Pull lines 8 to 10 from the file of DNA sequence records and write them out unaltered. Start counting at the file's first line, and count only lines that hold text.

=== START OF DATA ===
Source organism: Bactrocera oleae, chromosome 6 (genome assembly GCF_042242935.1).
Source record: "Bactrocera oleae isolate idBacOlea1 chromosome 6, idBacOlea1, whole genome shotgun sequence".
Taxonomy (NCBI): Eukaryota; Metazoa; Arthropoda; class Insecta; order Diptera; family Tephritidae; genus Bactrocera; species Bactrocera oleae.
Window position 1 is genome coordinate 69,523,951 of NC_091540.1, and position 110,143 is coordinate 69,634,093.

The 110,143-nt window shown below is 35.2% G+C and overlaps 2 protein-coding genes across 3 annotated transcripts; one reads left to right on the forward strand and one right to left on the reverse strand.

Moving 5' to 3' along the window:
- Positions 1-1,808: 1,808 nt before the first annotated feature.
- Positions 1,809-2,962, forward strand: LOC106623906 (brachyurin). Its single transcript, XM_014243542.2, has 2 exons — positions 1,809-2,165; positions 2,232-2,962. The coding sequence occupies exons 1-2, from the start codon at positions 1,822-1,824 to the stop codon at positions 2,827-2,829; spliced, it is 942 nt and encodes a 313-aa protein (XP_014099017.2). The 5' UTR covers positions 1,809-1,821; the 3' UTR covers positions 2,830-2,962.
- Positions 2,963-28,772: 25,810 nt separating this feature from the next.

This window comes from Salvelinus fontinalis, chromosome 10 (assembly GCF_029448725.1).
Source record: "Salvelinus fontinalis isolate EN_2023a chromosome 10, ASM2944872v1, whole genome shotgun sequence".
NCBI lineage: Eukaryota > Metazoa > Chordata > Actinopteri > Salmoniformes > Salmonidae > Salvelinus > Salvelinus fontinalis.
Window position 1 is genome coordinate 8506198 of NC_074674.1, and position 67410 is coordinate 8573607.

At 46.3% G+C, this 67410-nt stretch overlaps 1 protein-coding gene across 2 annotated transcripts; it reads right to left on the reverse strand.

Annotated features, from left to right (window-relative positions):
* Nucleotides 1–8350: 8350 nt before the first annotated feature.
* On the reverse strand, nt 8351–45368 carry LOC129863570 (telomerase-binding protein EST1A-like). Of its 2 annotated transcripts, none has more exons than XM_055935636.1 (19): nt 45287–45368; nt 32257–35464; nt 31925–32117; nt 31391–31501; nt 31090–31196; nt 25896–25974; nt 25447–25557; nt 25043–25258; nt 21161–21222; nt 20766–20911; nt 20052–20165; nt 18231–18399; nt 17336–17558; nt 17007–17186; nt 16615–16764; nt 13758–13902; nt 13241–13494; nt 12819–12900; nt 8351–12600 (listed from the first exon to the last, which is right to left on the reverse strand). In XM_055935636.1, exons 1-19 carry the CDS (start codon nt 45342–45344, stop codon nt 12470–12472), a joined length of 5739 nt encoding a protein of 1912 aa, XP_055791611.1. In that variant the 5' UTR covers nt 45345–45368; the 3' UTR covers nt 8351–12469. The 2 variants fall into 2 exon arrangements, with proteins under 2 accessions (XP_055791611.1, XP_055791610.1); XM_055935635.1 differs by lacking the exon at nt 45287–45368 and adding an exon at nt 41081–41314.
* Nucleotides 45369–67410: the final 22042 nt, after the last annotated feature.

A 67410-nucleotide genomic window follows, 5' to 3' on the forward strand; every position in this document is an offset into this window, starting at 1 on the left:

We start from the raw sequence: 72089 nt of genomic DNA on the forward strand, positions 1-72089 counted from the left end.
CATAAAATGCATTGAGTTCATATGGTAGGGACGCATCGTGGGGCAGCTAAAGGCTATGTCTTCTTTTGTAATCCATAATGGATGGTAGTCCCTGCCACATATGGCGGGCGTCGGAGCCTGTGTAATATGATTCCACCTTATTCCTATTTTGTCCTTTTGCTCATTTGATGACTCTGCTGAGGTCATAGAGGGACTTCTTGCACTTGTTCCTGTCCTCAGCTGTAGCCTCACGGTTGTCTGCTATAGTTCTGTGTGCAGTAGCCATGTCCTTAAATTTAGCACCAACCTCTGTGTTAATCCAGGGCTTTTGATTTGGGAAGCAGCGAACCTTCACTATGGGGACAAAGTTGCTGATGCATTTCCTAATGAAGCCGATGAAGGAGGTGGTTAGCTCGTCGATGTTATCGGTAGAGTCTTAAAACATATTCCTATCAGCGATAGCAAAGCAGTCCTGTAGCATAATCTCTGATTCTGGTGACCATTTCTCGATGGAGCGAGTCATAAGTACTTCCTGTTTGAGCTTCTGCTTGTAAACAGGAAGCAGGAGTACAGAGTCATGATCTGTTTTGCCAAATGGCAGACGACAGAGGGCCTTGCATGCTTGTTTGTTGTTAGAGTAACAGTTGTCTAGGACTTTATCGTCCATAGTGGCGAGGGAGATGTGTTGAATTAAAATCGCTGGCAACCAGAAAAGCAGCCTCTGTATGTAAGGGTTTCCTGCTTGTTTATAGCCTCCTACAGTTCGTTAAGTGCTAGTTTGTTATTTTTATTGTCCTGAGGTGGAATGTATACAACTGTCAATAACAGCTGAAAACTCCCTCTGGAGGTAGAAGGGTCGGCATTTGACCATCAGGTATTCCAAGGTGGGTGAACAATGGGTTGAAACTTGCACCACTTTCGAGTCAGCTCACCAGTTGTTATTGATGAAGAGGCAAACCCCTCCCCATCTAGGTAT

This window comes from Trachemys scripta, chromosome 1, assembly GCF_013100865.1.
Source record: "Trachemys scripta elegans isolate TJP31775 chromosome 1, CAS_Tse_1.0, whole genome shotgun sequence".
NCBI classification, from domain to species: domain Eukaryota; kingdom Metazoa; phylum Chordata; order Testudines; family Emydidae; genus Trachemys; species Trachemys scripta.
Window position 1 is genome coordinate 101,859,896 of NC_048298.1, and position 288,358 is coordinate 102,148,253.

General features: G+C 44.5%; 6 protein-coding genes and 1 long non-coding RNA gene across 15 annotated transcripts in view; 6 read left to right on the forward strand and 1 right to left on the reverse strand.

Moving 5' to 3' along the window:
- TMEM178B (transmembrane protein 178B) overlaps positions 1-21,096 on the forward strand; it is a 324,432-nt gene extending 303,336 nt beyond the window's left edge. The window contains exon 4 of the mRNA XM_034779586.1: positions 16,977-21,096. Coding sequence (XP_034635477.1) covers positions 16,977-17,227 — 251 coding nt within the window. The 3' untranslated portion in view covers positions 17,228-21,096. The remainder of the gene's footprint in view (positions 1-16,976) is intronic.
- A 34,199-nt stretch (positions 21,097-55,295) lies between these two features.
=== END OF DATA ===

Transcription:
- Positions 1,809-2,962, forward strand: LOC106623906 (brachyurin). Its single transcript, XM_014243542.2, has 2 exons — positions 1,809-2,165; positions 2,232-2,962. The coding sequence occupies exons 1-2, from the start codon at positions 1,822-1,824 to the stop codon at positions 2,827-2,829; spliced, it is 942 nt and encodes a 313-aa protein (XP_014099017.2). The 5' UTR covers positions 1,809-1,821; the 3' UTR covers positions 2,830-2,962.
- Positions 2,963-28,772: 25,810 nt separating this feature from the next.

This window comes from Salvelinus fontinalis, chromosome 10 (assembly GCF_029448725.1).